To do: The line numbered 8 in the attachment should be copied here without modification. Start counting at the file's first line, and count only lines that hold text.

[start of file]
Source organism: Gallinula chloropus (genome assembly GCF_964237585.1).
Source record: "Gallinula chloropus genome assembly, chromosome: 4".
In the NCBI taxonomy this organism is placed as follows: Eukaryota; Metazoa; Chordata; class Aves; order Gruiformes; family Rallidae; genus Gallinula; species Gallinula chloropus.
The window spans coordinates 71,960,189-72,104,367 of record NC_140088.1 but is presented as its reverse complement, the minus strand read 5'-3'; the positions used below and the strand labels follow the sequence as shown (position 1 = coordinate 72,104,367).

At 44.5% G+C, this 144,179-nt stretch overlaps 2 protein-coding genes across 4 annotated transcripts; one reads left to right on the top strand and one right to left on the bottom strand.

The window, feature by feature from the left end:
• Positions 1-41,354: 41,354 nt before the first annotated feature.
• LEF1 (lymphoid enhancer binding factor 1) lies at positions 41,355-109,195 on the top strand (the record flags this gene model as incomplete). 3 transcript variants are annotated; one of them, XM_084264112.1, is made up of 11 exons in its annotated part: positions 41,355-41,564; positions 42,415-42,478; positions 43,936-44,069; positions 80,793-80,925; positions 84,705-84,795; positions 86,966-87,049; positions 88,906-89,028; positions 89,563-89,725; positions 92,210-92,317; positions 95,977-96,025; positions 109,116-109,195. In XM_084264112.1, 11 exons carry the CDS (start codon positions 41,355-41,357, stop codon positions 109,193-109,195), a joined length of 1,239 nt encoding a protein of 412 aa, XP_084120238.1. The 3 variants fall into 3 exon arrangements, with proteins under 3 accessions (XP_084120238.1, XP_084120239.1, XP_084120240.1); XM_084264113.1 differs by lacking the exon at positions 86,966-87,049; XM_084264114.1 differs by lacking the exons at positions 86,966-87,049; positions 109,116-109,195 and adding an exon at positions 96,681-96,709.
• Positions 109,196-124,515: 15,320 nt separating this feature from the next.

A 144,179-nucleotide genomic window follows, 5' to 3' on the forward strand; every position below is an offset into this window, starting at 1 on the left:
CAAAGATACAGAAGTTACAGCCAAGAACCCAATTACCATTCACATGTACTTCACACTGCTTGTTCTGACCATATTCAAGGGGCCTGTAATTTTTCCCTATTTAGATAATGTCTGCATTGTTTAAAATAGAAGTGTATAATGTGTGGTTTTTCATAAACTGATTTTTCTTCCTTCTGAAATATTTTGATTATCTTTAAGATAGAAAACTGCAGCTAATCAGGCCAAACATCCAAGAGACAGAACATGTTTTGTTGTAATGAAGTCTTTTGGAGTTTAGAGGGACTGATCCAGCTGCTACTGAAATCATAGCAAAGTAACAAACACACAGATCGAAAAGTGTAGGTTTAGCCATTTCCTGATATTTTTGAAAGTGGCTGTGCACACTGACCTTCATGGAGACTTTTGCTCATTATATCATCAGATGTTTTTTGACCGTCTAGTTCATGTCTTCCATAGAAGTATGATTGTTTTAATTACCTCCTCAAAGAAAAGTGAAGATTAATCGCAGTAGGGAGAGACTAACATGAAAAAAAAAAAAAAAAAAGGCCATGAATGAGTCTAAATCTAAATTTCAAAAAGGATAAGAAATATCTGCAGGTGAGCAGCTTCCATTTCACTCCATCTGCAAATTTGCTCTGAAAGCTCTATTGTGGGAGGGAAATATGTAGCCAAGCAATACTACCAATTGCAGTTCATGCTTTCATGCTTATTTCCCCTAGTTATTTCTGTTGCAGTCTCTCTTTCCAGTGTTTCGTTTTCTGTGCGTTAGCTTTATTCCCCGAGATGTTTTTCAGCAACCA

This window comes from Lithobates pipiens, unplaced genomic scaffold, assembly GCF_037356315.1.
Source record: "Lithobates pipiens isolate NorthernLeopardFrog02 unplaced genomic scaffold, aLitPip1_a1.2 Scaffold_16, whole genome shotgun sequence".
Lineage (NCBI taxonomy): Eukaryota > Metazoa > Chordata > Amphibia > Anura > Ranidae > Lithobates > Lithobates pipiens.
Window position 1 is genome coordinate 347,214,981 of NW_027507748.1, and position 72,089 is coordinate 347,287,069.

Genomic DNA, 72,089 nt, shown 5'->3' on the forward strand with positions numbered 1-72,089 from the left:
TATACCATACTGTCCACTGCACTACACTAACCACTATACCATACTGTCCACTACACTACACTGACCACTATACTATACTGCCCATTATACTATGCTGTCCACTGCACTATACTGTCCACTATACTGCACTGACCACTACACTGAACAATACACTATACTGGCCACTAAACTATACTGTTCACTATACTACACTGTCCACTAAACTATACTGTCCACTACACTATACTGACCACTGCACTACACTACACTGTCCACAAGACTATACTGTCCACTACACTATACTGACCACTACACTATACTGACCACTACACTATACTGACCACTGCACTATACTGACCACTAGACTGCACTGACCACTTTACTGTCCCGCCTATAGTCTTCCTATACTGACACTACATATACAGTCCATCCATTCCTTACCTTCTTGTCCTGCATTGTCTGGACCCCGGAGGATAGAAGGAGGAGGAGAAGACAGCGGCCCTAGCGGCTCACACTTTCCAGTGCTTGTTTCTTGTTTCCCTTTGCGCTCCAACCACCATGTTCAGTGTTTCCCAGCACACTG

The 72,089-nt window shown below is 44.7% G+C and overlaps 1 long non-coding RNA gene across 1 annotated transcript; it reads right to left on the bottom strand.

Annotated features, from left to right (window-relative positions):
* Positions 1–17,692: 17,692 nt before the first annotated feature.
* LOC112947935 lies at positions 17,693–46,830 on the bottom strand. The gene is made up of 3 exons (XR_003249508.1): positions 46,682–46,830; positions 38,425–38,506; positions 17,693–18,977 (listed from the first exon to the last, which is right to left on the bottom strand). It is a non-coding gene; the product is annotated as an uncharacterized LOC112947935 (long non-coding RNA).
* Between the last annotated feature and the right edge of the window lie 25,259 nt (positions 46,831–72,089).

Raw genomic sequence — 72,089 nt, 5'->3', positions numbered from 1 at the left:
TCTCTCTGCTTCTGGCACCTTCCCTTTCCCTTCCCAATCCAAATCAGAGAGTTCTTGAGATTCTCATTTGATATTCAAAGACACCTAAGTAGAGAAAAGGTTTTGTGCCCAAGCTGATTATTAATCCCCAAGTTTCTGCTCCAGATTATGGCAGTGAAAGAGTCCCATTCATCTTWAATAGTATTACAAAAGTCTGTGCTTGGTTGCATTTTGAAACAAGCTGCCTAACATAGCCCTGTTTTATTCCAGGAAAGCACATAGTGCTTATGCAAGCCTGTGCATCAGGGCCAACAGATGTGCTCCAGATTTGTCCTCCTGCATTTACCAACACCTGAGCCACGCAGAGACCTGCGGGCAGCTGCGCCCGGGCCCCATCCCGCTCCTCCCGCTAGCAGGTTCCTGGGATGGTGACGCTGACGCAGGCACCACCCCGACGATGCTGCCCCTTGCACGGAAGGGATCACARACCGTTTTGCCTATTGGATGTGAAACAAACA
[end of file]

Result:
• LEF1 (lymphoid enhancer binding factor 1) lies at positions 41,355-109,195 on the top strand (the record flags this gene model as incomplete). 3 transcript variants are annotated; one of them, XM_084264112.1, is made up of 11 exons in its annotated part: positions 41,355-41,564; positions 42,415-42,478; positions 43,936-44,069; positions 80,793-80,925; positions 84,705-84,795; positions 86,966-87,049; positions 88,906-89,028; positions 89,563-89,725; positions 92,210-92,317; positions 95,977-96,025; positions 109,116-109,195. In XM_084264112.1, 11 exons carry the CDS (start codon positions 41,355-41,357, stop codon positions 109,193-109,195), a joined length of 1,239 nt encoding a protein of 412 aa, XP_084120238.1. The 3 variants fall into 3 exon arrangements, with proteins under 3 accessions (XP_084120238.1, XP_084120239.1, XP_084120240.1); XM_084264113.1 differs by lacking the exon at positions 86,966-87,049; XM_084264114.1 differs by lacking the exons at positions 86,966-87,049; positions 109,116-109,195 and adding an exon at positions 96,681-96,709.